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ChefsWild

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About ChefsWild

  • Rank
    Morchella Senior Member

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  • Location
    North Carolina
  • Interests
    Edible mycology and wild foraging

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  1. How's this? Stuffed a doe backstrap and tenderloin, boned and rolled, with dried Agaricus campestris and some edulis clade boletes, roasted apples, sage and koji cured lardo. Soon is is good, so I'm looking for pics already in collections for the most part. But if you see anything, by all means! Thanks.
  2. Southeastern US region please. I need a few more photos for an educational use project. Who's got some of these pics and is cool with them being used in an open source educational course? Mainly seeking lookalike species for the good edible ones. 1. Stinkhorns such as P. ravenelli in the "sneaky morel lookalike" stage with the gleba rubbed off? Could also use some Helvella and Gyromitra. 2. Pyncnoporus cinnibarinus? (I think they updated the name on that one recently) Hapalopilus nidulans also welcome. Stuff that looks like Fistulina hepatica and isn't that. 3. Hydnopolyporus species that are doing a good Sparassis imitation. 4. Climacodon and other resupinates doing a Hericium impression? Could also use some of the Hericium that aren't erinaceus. 5. Hygrocybe looking kinda like any of the Cantharellus. Also Hygrophoropsis aurantica. 6. Pleurocybella porrigens, Neolentinus doing a Pleurotus impression, Crepidotus, Phylloporus, Hoehenbuhelia etc, that can be mistaken for oysters of various sorts. 7. Thelephora and any of the corals that can do a decent impression of Hericium or Sparassis or anything else tasty on careless viewing. 8. Galerina, Gymnopilus, Gymnopus and Hypholoma that could be mistaken for Armillaria. Holler if you have anything you're cool with pitching in. Need general locality and how you'd like to be credited. Much thanks!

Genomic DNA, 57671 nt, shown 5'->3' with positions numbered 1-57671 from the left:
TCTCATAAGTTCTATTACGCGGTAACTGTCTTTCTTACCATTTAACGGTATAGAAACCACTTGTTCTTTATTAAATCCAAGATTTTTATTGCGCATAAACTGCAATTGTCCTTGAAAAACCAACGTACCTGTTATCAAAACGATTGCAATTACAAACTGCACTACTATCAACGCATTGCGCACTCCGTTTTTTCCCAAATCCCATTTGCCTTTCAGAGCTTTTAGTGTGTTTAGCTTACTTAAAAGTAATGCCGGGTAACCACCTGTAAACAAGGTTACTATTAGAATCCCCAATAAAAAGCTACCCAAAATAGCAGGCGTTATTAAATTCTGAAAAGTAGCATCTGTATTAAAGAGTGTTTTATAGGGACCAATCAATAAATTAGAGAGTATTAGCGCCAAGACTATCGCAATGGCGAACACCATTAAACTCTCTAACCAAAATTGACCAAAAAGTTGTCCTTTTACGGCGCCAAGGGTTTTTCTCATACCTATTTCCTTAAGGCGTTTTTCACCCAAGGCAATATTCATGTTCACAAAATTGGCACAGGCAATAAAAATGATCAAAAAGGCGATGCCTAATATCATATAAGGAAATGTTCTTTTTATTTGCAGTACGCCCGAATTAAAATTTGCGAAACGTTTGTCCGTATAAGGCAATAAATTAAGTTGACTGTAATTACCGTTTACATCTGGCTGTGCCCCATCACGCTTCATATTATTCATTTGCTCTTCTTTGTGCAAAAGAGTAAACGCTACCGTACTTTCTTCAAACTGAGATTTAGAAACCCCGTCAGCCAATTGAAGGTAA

3. ChefsWild

    Over harvesting

    Harvesting, not so much - it's like picking apples from a tree. No direct effect on the tree. Compressing the soil in the patch with a lot of repeated stomping around the same spot, maybe?
  4. ChefsWild

    Something I haven't seen before

    Yo dawg I heard you like mushrooms so I put a mushroom on your mushroom.
  5. ChefsWild

    Early for these?

    Dave, the colors are light tan/brown pretty uniformly.
  6. The slender stemmed one is definitely bitter,
  7. ChefsWild

    Early for these?

    Looks kind of Armillaria? Chapel Hill NC, predominately pine forest, on wood.
  8. I wonder if the gilled one is a Russula? It certainly crumbled.
  9. I see scabers on one of the boletes and the other looks a lot like some of the local Tylopilus species except that the stem is remarkably gracile. The gilled mushroom is a puzzler, though. Very thick puffy white flesh, almost bolete-like, and widely spaced gills. All in pine heavy woods in Raleigh NC.
  10. Gills slightly brown staining. Under mixed pine and hardwoods in Raleigh NC. Taste was mild and pleasant. Odor was fishy. No milk and was crumbly.
  11. ChefsWild

    Slow/weak blue stainers

    Grassy lawn in Raleigh. Not eating these regardless; they are buggy, but curious.
  12. ChefsWild

    Score

    Pics or it didn't happen! Or, you can send them all to me and I'll take the pictures for you. I'm just really nice and unselfish that way.
  13. Mild taste, does not stain blue despite the appearance of slight bluing on one of the stems. Raleigh NC, mixed hardwoods and pine.
  14. ChefsWild

    not sure

    I've eaten Gerronema strombodes. They are good.
  15. ChefsWild

    Agaricus campestris I'm thinking

    I believe the same exact mushroom, though I picked a good number. The gills browned within 12 hours in the fridge.
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